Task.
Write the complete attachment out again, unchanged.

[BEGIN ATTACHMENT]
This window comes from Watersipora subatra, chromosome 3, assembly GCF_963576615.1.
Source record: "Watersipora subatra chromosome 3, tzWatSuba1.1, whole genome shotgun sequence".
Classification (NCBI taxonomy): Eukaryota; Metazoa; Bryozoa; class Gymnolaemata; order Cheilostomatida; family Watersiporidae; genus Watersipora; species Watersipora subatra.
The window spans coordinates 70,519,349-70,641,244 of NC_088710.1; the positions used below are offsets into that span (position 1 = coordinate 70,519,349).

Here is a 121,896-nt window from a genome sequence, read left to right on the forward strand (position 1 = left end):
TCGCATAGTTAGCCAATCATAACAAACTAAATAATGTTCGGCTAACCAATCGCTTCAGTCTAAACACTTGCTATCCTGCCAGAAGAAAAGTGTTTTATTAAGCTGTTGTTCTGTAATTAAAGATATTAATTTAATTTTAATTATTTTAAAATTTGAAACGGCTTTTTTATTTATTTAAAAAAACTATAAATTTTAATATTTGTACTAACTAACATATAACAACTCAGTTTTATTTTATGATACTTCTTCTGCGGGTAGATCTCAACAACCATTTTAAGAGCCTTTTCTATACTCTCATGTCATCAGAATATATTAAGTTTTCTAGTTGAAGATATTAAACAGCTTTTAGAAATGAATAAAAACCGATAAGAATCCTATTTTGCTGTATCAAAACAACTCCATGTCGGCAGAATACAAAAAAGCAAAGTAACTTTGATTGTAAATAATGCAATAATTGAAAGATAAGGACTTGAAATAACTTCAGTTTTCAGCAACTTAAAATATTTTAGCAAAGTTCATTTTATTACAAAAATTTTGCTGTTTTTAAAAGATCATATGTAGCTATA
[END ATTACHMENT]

This window comes from Watersipora subatra, chromosome 3, assembly GCF_963576615.1.
Source record: "Watersipora subatra chromosome 3, tzWatSuba1.1, whole genome shotgun sequence".
Classification (NCBI taxonomy): Eukaryota; Metazoa; Bryozoa; class Gymnolaemata; order Cheilostomatida; family Watersiporidae; genus Watersipora; species Watersipora subatra.
The window spans coordinates 70,519,349-70,641,244 of NC_088710.1; the positions used below are offsets into that span (position 1 = coordinate 70,519,349).

Here is a 121,896-nt window from a genome sequence, read left to right on the forward strand (position 1 = left end):
TCGCATAGTTAGCCAATCATAACAAACTAAATAATGTTCGGCTAACCAATCGCTTCAGTCTAAACACTTGCTATCCTGCCAGAAGAAAAGTGTTTTATTAAGCTGTTGTTCTGTAATTAAAGATATTAATTTAATTTTAATTATTTTAAAATTTGAAACGGCTTTTTTATTTATTTAAAAAAACTATAAATTTTAATATTTGTACTAACTAACATATAACAACTCAGTTTTATTTTATGATACTTCTTCTGCGGGTAGATCTCAACAACCATTTTAAGAGCCTTTTCTATACTCTCATGTCATCAGAATATATTAAGTTTTCTAGTTGAAGATATTAAACAGCTTTTAGAAATGAATAAAAACCGATAAGAATCCTATTTTGCTGTATCAAAACAACTCCATGTCGGCAGAATACAAAAAAGCAAAGTAACTTTGATTGTAAATAATGCAATAATTGAAAGATAAGGACTTGAAATAACTTCAGTTTTCAGCAACTTAAAATATTTTAGCAAAGTTCATTTTATTACAAAAATTTTGCTGTTTTTAAAAGATCATATGTAGCTATA